image The New York Highline Review – Timing is Everything

New York Street With Taxis
New York City Life – From the Highline
The Highline is a re-purposed elevated railway that has been fully landscaped as a unique public park. If you walk from one end to the other you will see a microcosm of New York urban life from a lofty viewpoint – trendy up and coming areas with large scale street art, a little bit of post-industrial decline and finally a concrete and steel jungle of what will no doubt be super-expensive apartments once finished. The Highline experience is really just about ambling along enjoying the environment and the ever changing views of what is, after all, an ever-changing city; so the the Highline is a bit of an urban timeline made real.
Empire State With Red Guitar Sign
Trendy NYC Suburbia and the Empire State
New York Tenement Block
Not Quite So Trendy Tenement Blocks Alongside the Highline
It has the potential to be a quieter alternative to the non-stop urban chaos of New York but be warned – it can also get very busy. We visited late morning and across lunchtime on a Sunday when the park was incredibly crowded and in some places it was just a queue of people filing along some of the narrower parts. The upside is that there are plenty of entertainers and street food carts that add to the atmosphere whilst catering to the crowds.
Crowds Rushing on Highline
A Busy Day on the Highline

It was still enjoyable, but for a different experience I suggest going much earlier or much later in the day or perhaps a weekday would be worth a try. Sunrise or sunset across the city from the Highline would be a real treat. So pick your time of visit carefully – timing really is everything to get the experience you want; quiet and serene or busy and lively.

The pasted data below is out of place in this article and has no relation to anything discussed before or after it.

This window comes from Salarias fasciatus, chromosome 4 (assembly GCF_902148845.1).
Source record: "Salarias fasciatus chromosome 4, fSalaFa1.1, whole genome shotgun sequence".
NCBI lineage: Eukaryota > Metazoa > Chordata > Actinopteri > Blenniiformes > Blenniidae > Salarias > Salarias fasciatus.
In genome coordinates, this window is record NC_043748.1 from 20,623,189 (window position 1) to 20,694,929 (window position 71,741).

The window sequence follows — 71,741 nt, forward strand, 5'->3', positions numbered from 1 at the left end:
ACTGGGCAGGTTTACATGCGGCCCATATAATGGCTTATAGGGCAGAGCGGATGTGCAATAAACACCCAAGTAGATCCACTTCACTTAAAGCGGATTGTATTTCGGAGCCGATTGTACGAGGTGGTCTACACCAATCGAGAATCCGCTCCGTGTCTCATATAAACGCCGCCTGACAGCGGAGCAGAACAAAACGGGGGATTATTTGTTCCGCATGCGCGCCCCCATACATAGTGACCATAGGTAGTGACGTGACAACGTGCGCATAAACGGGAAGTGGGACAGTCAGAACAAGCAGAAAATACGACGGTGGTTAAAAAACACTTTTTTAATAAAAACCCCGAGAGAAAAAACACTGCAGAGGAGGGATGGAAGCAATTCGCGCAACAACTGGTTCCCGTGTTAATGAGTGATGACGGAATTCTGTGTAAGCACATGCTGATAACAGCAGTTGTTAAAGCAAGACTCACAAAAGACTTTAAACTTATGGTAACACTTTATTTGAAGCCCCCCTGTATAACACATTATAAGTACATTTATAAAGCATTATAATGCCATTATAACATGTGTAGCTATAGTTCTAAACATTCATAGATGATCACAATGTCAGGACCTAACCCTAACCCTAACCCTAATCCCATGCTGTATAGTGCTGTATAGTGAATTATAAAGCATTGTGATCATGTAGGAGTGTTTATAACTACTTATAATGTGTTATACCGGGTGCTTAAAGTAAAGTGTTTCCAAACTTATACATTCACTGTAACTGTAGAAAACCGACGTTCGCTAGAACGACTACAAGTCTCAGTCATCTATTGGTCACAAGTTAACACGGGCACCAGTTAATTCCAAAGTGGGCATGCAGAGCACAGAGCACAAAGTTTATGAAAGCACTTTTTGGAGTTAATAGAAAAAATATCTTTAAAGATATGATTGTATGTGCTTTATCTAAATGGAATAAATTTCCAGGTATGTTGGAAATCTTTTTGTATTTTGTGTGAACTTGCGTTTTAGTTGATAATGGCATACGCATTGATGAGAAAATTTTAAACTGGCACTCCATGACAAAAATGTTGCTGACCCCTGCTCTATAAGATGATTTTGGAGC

We started our visit at the southern end of the park after getting the subway to 14th Street. There is a small visitor’s shop and some toilets here and I recommend you use the toilets – there aren’t any as you head north. Also, if you are considering eating, be aware that the kiosks on and just off the Highline will charge you a PREMIUM price for water and snacks ($3.50 for a bottle you can pick up for a dollar elsewhere!)

The park itself is populated with entertainers, art works and places to sit and contemplate the world as it goes by. There are also the artisanal street food carts…. but watch those prices, like I said. The food did look great but if you are on a budget you might be best advised to hang on and take advantage of some of the excellent looking restaurants that are accessible around the southern end or in Hells’ Kitchen further north . We actually ate at the Skylight Diner which we passed on the walk back to our hotel

Once you get to the northern end around 30th Street and the Hudson Yards, the feel and character of the park changes to become far less attractive and green. This is referred to as the “Interim Walkway” on the website so perhaps it is still to be fully landscaped. However, for a significant section you do feel like you are walking through a rather noisy high rise building site for multiple giant apartment blocks and then alongside a very busy main road. Once that building work is finished, the environment will probably improve, but for now you will just want to get through that bit and back down to street level.

Trains in Hudson Yards New York
Hudson Yards From the Highline

Once off the Highline at the northern end, I think the nearest subway is at 34th and 8th or you could do what we did and walk back to the theatre district via Hells Kitchen – worth seeing in its own right as a cultural melting pot and street photography opportunity, not to mention the cheaper dining options.

So, the Highline is well worth a visit but tie it in with a nice restaurant lunch, dinner or something else, like a further walking tour or another visit – the Intrepid Air Sea and Space Museum is about 10 blocks from the Northern end and well worth a visit too!

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